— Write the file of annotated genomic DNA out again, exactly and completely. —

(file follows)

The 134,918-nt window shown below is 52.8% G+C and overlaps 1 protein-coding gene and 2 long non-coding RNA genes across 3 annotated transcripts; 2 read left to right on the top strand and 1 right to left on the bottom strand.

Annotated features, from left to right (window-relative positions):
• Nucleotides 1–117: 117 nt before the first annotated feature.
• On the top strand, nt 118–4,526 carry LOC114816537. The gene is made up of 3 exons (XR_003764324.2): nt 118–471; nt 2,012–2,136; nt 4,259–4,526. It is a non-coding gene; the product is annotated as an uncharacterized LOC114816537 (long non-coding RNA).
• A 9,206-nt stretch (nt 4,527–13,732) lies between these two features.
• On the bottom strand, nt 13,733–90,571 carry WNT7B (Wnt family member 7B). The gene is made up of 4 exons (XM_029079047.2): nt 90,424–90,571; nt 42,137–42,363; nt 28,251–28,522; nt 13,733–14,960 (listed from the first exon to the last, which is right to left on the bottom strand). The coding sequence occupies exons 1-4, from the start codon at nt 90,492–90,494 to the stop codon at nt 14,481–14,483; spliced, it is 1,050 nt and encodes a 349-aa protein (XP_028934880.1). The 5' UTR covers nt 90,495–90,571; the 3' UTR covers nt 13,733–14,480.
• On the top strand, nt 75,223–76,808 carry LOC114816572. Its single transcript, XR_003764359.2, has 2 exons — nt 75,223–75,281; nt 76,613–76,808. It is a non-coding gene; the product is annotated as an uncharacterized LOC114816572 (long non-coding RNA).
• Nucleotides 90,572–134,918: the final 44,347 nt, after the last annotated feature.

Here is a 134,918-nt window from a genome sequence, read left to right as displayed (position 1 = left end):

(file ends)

The 134,918-nt window shown below is 52.8% G+C and overlaps 1 protein-coding gene and 2 long non-coding RNA genes across 3 annotated transcripts; 2 read left to right on the top strand and 1 right to left on the bottom strand.

Annotated features, from left to right (window-relative positions):
• Nucleotides 1–117: 117 nt before the first annotated feature.
• On the top strand, nt 118–4,526 carry LOC114816537. The gene is made up of 3 exons (XR_003764324.2): nt 118–471; nt 2,012–2,136; nt 4,259–4,526. It is a non-coding gene; the product is annotated as an uncharacterized LOC114816537 (long non-coding RNA).
• A 9,206-nt stretch (nt 4,527–13,732) lies between these two features.
• On the bottom strand, nt 13,733–90,571 carry WNT7B (Wnt family member 7B). The gene is made up of 4 exons (XM_029079047.2): nt 90,424–90,571; nt 42,137–42,363; nt 28,251–28,522; nt 13,733–14,960 (listed from the first exon to the last, which is right to left on the bottom strand). The coding sequence occupies exons 1-4, from the start codon at nt 90,492–90,494 to the stop codon at nt 14,481–14,483; spliced, it is 1,050 nt and encodes a 349-aa protein (XP_028934880.1). The 5' UTR covers nt 90,495–90,571; the 3' UTR covers nt 13,733–14,480.
• On the top strand, nt 75,223–76,808 carry LOC114816572. Its single transcript, XR_003764359.2, has 2 exons — nt 75,223–75,281; nt 76,613–76,808. It is a non-coding gene; the product is annotated as an uncharacterized LOC114816572 (long non-coding RNA).
• Nucleotides 90,572–134,918: the final 44,347 nt, after the last annotated feature.

Here is a 134,918-nt window from a genome sequence, read left to right as displayed (position 1 = left end):